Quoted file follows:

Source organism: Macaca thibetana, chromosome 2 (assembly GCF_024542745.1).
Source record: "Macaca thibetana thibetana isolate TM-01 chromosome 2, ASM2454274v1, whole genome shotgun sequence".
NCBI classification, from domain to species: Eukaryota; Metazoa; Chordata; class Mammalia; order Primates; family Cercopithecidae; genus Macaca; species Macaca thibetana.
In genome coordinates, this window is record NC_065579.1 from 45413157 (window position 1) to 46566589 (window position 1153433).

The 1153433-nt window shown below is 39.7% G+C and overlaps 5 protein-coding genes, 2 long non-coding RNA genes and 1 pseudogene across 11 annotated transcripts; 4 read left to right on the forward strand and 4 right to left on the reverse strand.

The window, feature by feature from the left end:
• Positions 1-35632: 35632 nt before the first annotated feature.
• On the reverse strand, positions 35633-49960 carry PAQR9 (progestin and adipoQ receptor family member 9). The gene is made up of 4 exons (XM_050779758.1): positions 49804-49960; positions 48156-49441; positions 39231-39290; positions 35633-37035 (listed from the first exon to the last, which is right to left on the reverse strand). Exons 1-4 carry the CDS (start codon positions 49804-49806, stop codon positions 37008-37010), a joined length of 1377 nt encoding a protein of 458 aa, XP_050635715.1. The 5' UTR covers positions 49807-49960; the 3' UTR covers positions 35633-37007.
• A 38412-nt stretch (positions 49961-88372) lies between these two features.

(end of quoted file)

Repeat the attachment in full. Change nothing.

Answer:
Source organism: Macaca thibetana, chromosome 2 (assembly GCF_024542745.1).
Source record: "Macaca thibetana thibetana isolate TM-01 chromosome 2, ASM2454274v1, whole genome shotgun sequence".
NCBI classification, from domain to species: Eukaryota; Metazoa; Chordata; class Mammalia; order Primates; family Cercopithecidae; genus Macaca; species Macaca thibetana.
In genome coordinates, this window is record NC_065579.1 from 45413157 (window position 1) to 46566589 (window position 1153433).

The 1153433-nt window shown below is 39.7% G+C and overlaps 5 protein-coding genes, 2 long non-coding RNA genes and 1 pseudogene across 11 annotated transcripts; 4 read left to right on the forward strand and 4 right to left on the reverse strand.

The window, feature by feature from the left end:
• Positions 1-35632: 35632 nt before the first annotated feature.
• On the reverse strand, positions 35633-49960 carry PAQR9 (progestin and adipoQ receptor family member 9). The gene is made up of 4 exons (XM_050779758.1): positions 49804-49960; positions 48156-49441; positions 39231-39290; positions 35633-37035 (listed from the first exon to the last, which is right to left on the reverse strand). Exons 1-4 carry the CDS (start codon positions 49804-49806, stop codon positions 37008-37010), a joined length of 1377 nt encoding a protein of 458 aa, XP_050635715.1. The 5' UTR covers positions 49807-49960; the 3' UTR covers positions 35633-37007.
• A 38412-nt stretch (positions 49961-88372) lies between these two features.